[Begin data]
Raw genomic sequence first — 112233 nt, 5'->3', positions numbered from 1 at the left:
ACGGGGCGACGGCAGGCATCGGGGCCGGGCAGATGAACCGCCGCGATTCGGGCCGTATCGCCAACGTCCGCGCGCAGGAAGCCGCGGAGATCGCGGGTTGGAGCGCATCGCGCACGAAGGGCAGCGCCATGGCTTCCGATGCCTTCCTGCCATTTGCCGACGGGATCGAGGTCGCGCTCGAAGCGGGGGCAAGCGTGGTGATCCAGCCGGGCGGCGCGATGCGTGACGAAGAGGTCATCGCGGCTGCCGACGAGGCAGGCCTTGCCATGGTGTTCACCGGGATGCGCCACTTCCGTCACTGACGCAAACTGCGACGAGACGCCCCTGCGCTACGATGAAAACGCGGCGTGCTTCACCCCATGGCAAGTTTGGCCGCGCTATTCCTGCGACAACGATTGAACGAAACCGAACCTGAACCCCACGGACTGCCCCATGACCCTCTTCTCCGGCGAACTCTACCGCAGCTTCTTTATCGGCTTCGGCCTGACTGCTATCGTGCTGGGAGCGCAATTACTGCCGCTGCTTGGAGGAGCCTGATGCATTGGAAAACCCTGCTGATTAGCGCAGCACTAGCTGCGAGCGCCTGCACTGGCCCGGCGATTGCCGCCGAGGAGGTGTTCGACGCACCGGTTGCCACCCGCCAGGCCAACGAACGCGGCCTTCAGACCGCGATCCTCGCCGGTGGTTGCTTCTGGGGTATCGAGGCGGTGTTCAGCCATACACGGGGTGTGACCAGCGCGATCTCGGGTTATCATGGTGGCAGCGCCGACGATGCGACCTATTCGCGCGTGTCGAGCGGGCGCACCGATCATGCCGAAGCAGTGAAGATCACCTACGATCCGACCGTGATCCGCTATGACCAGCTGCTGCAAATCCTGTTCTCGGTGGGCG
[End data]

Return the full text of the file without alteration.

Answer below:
Raw genomic sequence first — 112233 nt, 5'->3', positions numbered from 1 at the left:
ACGGGGCGACGGCAGGCATCGGGGCCGGGCAGATGAACCGCCGCGATTCGGGCCGTATCGCCAACGTCCGCGCGCAGGAAGCCGCGGAGATCGCGGGTTGGAGCGCATCGCGCACGAAGGGCAGCGCCATGGCTTCCGATGCCTTCCTGCCATTTGCCGACGGGATCGAGGTCGCGCTCGAAGCGGGGGCAAGCGTGGTGATCCAGCCGGGCGGCGCGATGCGTGACGAAGAGGTCATCGCGGCTGCCGACGAGGCAGGCCTTGCCATGGTGTTCACCGGGATGCGCCACTTCCGTCACTGACGCAAACTGCGACGAGACGCCCCTGCGCTACGATGAAAACGCGGCGTGCTTCACCCCATGGCAAGTTTGGCCGCGCTATTCCTGCGACAACGATTGAACGAAACCGAACCTGAACCCCACGGACTGCCCCATGACCCTCTTCTCCGGCGAACTCTACCGCAGCTTCTTTATCGGCTTCGGCCTGACTGCTATCGTGCTGGGAGCGCAATTACTGCCGCTGCTTGGAGGAGCCTGATGCATTGGAAAACCCTGCTGATTAGCGCAGCACTAGCTGCGAGCGCCTGCACTGGCCCGGCGATTGCCGCCGAGGAGGTGTTCGACGCACCGGTTGCCACCCGCCAGGCCAACGAACGCGGCCTTCAGACCGCGATCCTCGCCGGTGGTTGCTTCTGGGGTATCGAGGCGGTGTTCAGCCATACACGGGGTGTGACCAGCGCGATCTCGGGTTATCATGGTGGCAGCGCCGACGATGCGACCTATTCGCGCGTGTCGAGCGGGCGCACCGATCATGCCGAAGCAGTGAAGATCACCTACGATCCGACCGTGATCCGCTATGACCAGCTGCTGCAAATCCTGTTCTCGGTGGGCG